Wednesday, 10 September 2014 07:41
Monrovia Historical Museum and Friends of Allensworth Celebrate Colonel Allen Allensworth
Lt. Colonel Allen Allensworth, was the chaplain 24th Infantry Buffalo Soldiers, an educator and orator. And the founder of the town of Allensworth. Monrovia Historical Museum and Friends of Allensworth, along with the Buffalo Soldiers, join in recognition of the leadership provided by Lt. Colonel Allensworth to the City of Monrovia. Together, we remember our triumphs while healing the pain and doubt that came before, and in doing so, offer tribute to California's Black Pioneers.
The September 14th program will feature Monrovia Mayor Lutz and City Councilmembers; Thomas Stratton, Statewide President Friends of Allensworth; Steven Baker, Monrovia's Historian; and former Duarte Mayor Lois Gaston representing Second Baptist Church, Monrovia. The event will be held on September 14, 2014 from 1:30 p.m. to 3:30 p.m. and is free to the public and will be held at Monrovia Historical Museum, 742 East Lemon Avenue. Just follow the Cavalry on Lemon Avenue.
Along with Monrovia Historical Museum and Friends of Allensworth, the New Buffalo Soldiers are helping the city of Monrovia commemorate the contributions of Lt. Colonel Allen Allensworth one of the original Buffalo Soldiers of the early 20th century. Allensworth died in Monrovia exactly one hundred years ago on September 14, 1914. KGEM's Ralph Walker said, "On Sept 14, 2014, Monrovia wants to commemorate the life and contributions of this American visionary."
Lt. Colonel Allen Allensworth, chaplain of the 24th Infantry Buffalo Soldiers was born into slavery on April 7, 1842 in Kentucky and eventually became the highest ranking African American serviceman when he retired in 1906.
Allensworth continued his leadership efforts as he traveled West. "Allensworth wanted to build a Tuskeegee Institute in California," said Walker. "This former slave wanted to give Blacks educational, economic and political opportunity."
Monrovia Historical Museum's curator of exhibits, Mark Still, continued, "Allensworth was the first pastor of our Second Baptist Church here in Monrovia. Second Baptist Church has served the community over 110 years." The current bishop of Second Baptist, Dr. William LaRue Dillard, states, "Allensworth is a historic figure in this state, and his legacy will live on, even in Monrovia."
Monrovia, Pasadena, and Duarte had social segregation in the early part of the 20th century – but life was still better than Jim Crow South. W. E. B. Dubois in a 1913 article in The Crisis extolled Southern California as a community for Blacks to work, raise children, and build roots. African Americans came streaming West from Texas, the Carolinas, Georgia, and elsewhere.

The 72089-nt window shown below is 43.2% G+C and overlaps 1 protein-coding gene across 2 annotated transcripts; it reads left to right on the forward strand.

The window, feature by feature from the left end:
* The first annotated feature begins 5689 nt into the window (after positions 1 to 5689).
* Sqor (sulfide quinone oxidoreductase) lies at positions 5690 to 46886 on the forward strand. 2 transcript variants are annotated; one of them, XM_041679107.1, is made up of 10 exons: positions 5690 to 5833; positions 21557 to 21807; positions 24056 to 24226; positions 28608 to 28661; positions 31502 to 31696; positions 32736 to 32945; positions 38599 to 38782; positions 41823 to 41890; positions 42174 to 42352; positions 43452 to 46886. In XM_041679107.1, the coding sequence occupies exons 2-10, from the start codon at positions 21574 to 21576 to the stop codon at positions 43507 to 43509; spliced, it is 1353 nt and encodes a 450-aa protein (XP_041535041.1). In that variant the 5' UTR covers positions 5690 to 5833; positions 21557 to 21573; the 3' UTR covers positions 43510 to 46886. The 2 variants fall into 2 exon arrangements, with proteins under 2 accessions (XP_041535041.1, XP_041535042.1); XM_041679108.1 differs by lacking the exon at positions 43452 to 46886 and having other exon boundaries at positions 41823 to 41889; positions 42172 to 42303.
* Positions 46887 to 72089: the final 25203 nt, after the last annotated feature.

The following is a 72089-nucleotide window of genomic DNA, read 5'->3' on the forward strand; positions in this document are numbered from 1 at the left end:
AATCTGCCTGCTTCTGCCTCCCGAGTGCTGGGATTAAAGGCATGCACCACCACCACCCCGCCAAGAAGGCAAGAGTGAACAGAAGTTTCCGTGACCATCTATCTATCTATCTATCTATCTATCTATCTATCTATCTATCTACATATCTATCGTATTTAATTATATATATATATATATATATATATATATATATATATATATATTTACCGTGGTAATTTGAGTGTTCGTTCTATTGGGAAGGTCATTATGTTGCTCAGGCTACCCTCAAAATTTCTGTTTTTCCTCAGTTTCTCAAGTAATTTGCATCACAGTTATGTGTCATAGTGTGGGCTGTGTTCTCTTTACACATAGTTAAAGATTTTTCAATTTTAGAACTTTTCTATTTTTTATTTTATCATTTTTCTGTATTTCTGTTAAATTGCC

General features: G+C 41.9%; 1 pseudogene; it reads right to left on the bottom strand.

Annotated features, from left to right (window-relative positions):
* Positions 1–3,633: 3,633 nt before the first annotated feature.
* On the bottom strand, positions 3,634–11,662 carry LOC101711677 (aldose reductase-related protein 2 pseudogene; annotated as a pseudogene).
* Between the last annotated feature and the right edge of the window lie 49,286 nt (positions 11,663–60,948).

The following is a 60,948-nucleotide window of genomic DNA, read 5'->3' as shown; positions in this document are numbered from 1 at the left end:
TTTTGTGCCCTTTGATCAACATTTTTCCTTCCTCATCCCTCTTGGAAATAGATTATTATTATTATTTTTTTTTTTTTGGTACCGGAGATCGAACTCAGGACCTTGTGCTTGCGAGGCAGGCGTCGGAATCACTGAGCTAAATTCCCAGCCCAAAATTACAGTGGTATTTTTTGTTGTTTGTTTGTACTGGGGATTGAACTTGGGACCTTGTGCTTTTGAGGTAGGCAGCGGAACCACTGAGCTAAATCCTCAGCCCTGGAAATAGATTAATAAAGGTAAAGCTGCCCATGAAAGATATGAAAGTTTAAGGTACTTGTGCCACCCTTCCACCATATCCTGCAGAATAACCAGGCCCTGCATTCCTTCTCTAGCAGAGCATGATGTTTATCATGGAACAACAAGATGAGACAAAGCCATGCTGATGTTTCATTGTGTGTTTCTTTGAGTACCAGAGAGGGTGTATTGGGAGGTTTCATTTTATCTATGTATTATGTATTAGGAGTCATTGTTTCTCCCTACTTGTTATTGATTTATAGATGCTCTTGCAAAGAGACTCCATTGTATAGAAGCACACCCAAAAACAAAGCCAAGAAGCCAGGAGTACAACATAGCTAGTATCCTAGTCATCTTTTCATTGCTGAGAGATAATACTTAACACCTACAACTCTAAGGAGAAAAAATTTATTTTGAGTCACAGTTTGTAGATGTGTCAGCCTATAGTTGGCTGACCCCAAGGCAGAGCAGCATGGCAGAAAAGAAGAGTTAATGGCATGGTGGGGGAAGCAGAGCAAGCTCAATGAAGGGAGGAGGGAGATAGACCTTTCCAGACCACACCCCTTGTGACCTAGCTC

Colonel Allensworth State Historic Park.
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9/11/1740: Pennsylvania Gazette first mentions an African American doctor or dentist in Colonies.
9/12/1913: James Cleveland Owens (Jesse Owens), winner of four gold medals at Berlin Summer Olympic Games, born.
9/12/1935: Richard H. Hunt, sculptor, born.
9/12/1947: Jackie Robinson, first African American baseball player in major leagues, named National League Rookie of the Year.
9/12/1992: Dr. Mae Jemison becomes first African-American woman in space after launch from Kennedy Center to join Spacelab J, a joint U.S.-Japanese mission.
9/13/1886: Alain L. Loke, philosopher & first African American Rhodes scholar, born.
9/13/1898: Albert A. Jones, with Amos E. Long, invents bottle caps.
9/13/1962: President Kennedy denounces burning of churches in Georgia & supported voter registration drive in the South.
9/13/1981: Isabel Sanford, actress, wins Emmy award as best comedic actress for 'The Jeffersons'.
9/14/1861: John S. Rock, physician, dentist, educator, abolitionist, becomes one of first African Americans admitted to Massachusetts Bar before Civil War.
9/14/1921: Constance Baker Motley, attorney, first Black American woman federal judge, born.
9/15/1945: Jessye Norman, opera singer known for stage presence, vocal range & ability to convey emotion, born.
9/15/1978: Muhammad Ali, prize fighter, first African American to gross more than five-million dollars gate in bout at Louisiana Superdome in New Orleans where he won in 13-round unanimous decision becoming first to win heavyweight title three times.
9/16/1925: Ripley "B.B." King, blues singer, born.
9/17/1968: 'Julia', first television show since 'Beulah' in 1950s to star an African American woman, Diahann Carroll, premieres on NBC.
9/17/1983: Vanessa Williams becomes first African American crowned Miss America.